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The Canadian flag flies in front of the Research In Motion (RIM) company logo on one of their many buildings, Friday, June 29, 2012 in Waterloo, Ont.Dave Chidley/The Canadian Press

When Research In Motion Ltd. held its annual general meeting last year, the company's stock price was above $27, Mike Lazaridis and Jim Balsillie were still co-CEOs and co-chairmen of the board, and BlackBerry's share of the U.S. smartphone market, though shrunken, was still around 25 per cent.

This week, as RIM holds its AGM for 2012 in Waterloo, Ont., things look remarkably different. RIM shares have tanked to around $8. The two men who led RIM as it grew from a startup into Canada's largest technology company are no longer in charge, and the board of directors – seen by many observers as toothless – has high-profile new members. In the U.S., one of RIM's most valuable markets, the BlackBerry's share of the smartphone market has withered to around 11 per cent.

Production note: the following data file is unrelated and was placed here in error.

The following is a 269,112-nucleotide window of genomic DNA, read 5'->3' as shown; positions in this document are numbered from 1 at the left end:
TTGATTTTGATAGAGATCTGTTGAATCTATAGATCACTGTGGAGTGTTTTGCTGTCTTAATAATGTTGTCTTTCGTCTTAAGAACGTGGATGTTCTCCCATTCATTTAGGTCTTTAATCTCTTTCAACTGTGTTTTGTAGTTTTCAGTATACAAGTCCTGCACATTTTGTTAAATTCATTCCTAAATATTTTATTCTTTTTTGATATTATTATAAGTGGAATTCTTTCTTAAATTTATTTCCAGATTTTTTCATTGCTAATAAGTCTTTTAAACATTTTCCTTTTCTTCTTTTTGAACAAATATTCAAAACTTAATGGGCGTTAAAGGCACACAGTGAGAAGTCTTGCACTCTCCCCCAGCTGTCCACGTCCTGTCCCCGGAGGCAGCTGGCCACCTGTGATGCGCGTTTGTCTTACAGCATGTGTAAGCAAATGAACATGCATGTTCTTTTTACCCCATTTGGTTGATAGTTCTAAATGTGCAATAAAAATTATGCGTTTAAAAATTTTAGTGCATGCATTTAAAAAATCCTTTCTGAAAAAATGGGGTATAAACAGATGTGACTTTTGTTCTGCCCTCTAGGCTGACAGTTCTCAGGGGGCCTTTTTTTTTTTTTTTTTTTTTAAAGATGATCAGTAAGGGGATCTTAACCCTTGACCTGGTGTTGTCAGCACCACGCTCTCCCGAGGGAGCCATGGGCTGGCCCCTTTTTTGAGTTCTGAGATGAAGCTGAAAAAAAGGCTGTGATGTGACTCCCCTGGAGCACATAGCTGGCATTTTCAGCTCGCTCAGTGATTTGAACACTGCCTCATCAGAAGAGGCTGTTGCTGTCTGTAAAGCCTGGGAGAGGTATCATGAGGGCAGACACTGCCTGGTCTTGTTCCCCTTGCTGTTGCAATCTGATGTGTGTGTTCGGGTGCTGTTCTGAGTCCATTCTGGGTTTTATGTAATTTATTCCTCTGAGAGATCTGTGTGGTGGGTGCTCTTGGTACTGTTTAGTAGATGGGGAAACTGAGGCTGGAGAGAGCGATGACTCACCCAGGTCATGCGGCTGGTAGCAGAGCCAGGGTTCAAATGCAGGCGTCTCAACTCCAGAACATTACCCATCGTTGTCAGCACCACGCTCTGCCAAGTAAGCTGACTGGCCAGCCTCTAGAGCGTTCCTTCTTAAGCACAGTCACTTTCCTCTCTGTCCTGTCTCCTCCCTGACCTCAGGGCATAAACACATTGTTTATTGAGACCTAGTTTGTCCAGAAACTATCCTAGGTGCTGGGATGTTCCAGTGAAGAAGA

The problems facing RIM remain essentially the same, from a lack of compelling products to competing against well-capitalized global rivals such as Apple Inc. and Samsung Electronics Co.; the people facing them, however, are very different. The company promoted its former chief operating officer, Thorsten Heins, to CEO, and the board of directors is now led by veteran Canadian executive Barbara Stymiest, and joined by renowned value investor Prem Watsa of Fairfax Financial.

The tone emanating from the company has also shifted. Last July, "Mike and Jim," who stepped aside as co-CEOs and co-chairmen in late January, defended the company against irate shareholders who decried RIM's missteps battling back against Apple's iPhone and the onslaught of Google Inc.'s Android mobile operating system.

Now, RIM's struggle in the marketplace is a topic of conversation among ordinary Canadians.

RIM holds its annual meeting at 10 a.m. ET Tuesday.